Eli Libby: So many people.
Kyle Nelson: Because you’re just trying to sweep up the first few clients to get the revenue going, maybe get some referrals.
Eli Libby: That’s what we say about Amazon. Again, I keep bringing it back to ecommerce, but Amazon really on the first page is really just a race to the bottom in terms of price. You want to be on the first page? You’re going to be the lowest price competitor.
Kyle Nelson: 100%.
Eli Libby: I mean that’s what it is.
Dylan Ogline: You’re probably not going to make any money.
Eli Libby: And your product is probably crap. We say that quality is the best business model. And in order to have a quality product, that allows you to stand at your price and not really back down. Yeah, there’s exceptions for maybe some cash flow issues, but as long as you’re producing quality product, there should be no reason to back down on that price.
Dylan Ogline: 100%.
Kyle Nelson: Yeah, when we started Results Imagery, we were somewhere between the low-price leader to the medium, and now we’re just we’re flipped. We’re like trying to have less clients so we can focus more on higher quality client. Everyone’s a higher quality client, but higher paying clients so they can get the time that they deserve.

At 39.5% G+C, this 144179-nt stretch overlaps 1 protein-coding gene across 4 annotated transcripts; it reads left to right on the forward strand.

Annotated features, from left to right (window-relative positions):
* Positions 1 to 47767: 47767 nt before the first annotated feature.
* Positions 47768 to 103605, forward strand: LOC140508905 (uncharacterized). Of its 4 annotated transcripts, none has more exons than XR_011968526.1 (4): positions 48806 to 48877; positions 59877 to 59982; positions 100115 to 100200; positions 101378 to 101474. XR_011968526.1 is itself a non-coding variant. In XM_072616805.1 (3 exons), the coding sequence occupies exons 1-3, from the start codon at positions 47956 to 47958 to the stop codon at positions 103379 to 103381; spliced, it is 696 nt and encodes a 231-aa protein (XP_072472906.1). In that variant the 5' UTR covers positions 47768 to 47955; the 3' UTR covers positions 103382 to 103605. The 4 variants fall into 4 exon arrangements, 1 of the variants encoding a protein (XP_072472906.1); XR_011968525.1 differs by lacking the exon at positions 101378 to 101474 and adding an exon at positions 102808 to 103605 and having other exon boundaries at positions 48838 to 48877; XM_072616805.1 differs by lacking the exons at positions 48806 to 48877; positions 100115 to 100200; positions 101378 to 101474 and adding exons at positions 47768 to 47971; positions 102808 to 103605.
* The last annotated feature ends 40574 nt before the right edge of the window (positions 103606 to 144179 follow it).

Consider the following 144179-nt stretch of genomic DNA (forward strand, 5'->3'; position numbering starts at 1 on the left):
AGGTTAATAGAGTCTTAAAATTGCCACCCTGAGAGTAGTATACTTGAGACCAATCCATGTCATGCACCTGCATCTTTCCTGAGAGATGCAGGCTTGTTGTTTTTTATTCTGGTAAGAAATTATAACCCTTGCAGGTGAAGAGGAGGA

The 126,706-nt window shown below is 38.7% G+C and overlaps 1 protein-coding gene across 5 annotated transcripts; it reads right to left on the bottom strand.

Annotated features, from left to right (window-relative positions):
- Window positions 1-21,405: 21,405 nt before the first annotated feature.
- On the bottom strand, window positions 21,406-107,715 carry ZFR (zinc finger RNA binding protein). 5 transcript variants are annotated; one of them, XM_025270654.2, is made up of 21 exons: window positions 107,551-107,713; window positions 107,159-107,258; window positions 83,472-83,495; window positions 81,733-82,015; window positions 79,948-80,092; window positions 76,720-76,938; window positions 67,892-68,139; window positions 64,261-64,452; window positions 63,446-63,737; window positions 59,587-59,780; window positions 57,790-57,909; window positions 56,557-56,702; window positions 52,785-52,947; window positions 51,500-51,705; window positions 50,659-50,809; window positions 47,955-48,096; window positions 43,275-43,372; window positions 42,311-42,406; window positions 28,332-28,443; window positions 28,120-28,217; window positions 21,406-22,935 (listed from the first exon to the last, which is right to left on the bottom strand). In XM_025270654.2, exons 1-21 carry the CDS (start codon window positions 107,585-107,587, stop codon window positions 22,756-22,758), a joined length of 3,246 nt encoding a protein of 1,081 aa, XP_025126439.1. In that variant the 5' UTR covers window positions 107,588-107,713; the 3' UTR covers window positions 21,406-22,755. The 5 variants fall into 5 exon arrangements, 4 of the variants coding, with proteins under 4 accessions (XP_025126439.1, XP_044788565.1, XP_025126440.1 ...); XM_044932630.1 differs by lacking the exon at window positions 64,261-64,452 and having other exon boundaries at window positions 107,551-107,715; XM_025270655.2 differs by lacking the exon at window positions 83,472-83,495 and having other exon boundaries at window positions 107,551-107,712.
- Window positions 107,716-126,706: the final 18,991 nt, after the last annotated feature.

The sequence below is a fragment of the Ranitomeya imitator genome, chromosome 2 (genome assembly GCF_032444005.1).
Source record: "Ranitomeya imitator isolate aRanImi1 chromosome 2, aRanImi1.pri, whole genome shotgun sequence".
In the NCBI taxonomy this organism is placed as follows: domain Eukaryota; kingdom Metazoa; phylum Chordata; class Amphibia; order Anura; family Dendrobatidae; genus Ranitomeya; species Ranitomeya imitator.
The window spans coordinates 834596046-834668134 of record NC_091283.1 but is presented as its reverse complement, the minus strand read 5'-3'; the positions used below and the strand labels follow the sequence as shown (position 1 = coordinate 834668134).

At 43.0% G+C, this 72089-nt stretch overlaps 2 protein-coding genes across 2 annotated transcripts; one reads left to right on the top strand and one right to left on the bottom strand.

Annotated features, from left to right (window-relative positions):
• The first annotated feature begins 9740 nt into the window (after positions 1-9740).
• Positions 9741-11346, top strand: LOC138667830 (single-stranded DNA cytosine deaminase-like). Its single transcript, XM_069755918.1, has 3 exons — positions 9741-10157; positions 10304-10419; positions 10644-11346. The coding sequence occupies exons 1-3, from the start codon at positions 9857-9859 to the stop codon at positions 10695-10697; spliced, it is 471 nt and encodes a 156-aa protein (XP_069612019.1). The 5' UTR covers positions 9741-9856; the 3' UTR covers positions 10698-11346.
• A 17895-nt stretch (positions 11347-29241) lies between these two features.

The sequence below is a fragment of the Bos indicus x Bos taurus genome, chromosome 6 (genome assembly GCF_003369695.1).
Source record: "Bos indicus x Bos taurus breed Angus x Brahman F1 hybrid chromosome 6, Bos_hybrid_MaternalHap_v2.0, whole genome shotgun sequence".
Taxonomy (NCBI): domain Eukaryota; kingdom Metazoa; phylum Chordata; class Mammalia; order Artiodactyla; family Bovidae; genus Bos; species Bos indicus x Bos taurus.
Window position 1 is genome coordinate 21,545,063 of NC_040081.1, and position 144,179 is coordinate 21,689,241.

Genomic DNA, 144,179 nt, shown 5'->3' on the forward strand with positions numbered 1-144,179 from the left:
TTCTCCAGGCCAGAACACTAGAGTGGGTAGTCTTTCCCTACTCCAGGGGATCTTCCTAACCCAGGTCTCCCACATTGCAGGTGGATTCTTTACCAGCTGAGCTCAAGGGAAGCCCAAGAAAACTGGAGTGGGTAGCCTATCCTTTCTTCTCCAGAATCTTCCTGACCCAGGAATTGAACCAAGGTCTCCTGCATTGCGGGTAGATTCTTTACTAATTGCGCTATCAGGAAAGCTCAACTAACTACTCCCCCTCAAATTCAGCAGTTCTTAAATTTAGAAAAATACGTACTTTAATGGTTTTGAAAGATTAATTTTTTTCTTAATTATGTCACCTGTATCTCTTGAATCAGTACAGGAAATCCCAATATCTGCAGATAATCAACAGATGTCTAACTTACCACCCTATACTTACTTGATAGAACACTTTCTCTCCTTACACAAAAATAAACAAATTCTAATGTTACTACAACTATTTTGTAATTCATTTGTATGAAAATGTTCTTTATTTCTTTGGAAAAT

Eli Libby: Back to your point, Dylan, like you say and you preach is focus. And if you can have less customers that are paying more, you can focus more.
Dylan Ogline: 100%.
Eli Libby: I love it.
Dylan Ogline: No doubt about it.
Eli Libby: Dylan, we’re going to wrap this podcast up. Where can everybody find you at?
Dylan Ogline: Really simple, my website’s dylanogline.com. O-G-L-I-N-E.
Kyle Nelson: Perfect, Dylan. Well, we appreciate your time, man. That was an awesome conversation. It’s really cool to kind of speak with other Millennials kind of in the same space and seeing so much success. It’s really cool because it speaks to us and it speaks to our listeners.
Eli Libby: Absolutely. Some true value bombs today so we appreciate everything.
Kyle Nelson: It was cool, man. I know, I think there was a ton of takeaways that we’re going to take, which is always fun. And we’re having conversations on our podcast.
Dylan Ogline: I’ll send you guys an invoice after the show. My hourly invoice.
Kyle Nelson: Cool, Dylan, man. Well thanks, man, we appreciate it. If you haven’t yet, please subscribe to the Biz Bros podcast and check out our Instagram @biz.bros, and we’ll see you in the next episode.
Eli Libby: See you, guys.